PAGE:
Giving up hope makes sense when things seem very unlikely to get better and you decide you want to be happy.
Hope impedes adaptation and adapting is one of the keys to happiness.
After all, most of us dread finality; we much prefer changeable outcomes. We like escape hatches and will often pay more for the privilege of changing our minds. That’s one of the reasons why we have adjustable-rate mortgages and prenuptial agreements, and shop at retailers like Costco that offer liberal return policies (so we can return those Christmas presents from our spouses). If we make bad decisions, we want to be able to get out of them.
But it turns out that those with the permanent colostomies were happier. Throughout the six-month period the researchers found that those with permanent colostomies improved rapidly. But those who could ultimately reverse them remained relatively unsatisfied. Why? Loewenstein’s conclusion is that “hope impedes adaptation.” In other words, if you’re stuck with something, you learn to live with it. And the sooner you learn to live with it, the happier you will be.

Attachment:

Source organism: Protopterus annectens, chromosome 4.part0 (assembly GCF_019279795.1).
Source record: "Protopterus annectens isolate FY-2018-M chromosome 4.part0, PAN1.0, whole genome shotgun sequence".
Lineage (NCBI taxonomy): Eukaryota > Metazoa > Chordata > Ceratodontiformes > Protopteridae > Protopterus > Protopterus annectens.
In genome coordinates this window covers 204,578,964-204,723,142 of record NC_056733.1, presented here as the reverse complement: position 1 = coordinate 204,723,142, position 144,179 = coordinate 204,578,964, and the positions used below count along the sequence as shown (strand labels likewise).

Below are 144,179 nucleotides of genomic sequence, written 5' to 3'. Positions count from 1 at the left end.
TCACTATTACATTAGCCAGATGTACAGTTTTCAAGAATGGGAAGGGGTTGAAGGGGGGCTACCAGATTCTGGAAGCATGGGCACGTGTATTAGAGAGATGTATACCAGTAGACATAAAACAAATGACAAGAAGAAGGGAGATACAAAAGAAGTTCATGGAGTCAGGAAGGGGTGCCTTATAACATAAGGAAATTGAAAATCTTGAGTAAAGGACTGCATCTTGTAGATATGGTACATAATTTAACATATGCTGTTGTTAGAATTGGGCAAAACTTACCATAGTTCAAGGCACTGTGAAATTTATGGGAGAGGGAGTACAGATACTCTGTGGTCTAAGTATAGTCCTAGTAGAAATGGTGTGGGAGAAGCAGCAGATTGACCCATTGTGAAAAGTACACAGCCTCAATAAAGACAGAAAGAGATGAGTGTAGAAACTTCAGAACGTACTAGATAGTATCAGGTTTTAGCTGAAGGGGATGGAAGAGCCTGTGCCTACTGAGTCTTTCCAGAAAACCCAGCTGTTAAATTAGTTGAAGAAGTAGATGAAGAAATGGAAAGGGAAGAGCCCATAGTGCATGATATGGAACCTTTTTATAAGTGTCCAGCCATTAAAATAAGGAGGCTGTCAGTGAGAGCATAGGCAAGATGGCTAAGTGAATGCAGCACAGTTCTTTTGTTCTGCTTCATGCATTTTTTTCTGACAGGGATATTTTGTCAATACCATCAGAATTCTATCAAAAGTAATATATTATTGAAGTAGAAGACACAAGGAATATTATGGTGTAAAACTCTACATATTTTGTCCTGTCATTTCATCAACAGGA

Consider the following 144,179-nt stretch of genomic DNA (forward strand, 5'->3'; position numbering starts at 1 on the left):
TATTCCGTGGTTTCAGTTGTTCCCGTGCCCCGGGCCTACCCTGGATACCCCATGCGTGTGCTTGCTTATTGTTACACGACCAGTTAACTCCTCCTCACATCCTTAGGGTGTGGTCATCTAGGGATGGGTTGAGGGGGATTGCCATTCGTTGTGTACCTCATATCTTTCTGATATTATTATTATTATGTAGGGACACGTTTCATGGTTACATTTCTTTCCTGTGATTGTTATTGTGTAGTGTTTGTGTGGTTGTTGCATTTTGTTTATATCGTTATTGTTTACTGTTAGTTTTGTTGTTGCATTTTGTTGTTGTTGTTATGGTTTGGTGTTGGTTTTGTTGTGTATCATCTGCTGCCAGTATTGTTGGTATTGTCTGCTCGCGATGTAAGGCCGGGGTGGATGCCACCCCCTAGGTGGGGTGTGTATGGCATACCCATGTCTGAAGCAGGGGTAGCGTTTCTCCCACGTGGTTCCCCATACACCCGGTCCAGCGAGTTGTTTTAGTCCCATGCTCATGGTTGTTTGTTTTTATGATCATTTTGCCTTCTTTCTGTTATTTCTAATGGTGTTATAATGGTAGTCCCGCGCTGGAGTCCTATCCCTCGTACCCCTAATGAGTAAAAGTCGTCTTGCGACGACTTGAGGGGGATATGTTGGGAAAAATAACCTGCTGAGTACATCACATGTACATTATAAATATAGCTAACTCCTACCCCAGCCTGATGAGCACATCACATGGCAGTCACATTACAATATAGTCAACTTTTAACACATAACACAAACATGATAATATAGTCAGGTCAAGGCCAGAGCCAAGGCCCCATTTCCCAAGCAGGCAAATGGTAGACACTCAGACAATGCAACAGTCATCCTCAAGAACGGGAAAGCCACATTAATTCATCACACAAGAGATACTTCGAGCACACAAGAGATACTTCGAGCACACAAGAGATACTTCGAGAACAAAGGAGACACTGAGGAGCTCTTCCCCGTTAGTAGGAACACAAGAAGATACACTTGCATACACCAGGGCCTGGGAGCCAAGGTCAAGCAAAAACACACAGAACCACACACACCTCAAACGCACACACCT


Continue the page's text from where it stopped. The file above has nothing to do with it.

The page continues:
This finding is consistent with a long line of psychological research going back to Freud. Upon being stuck with a decision, we suddenly feel it’s not so bad. Voters, for instance, have been shown to recognize the strengths of a candidate they opposed—once that candidate is elected. And high school students become acutely aware of a college’s weaknesses—upon learning that it has rejected them. College students, likewise, come to appreciate how biased standardized tests are—after failing one. In other words, they adapt. But from afar, this is often not what we expect.
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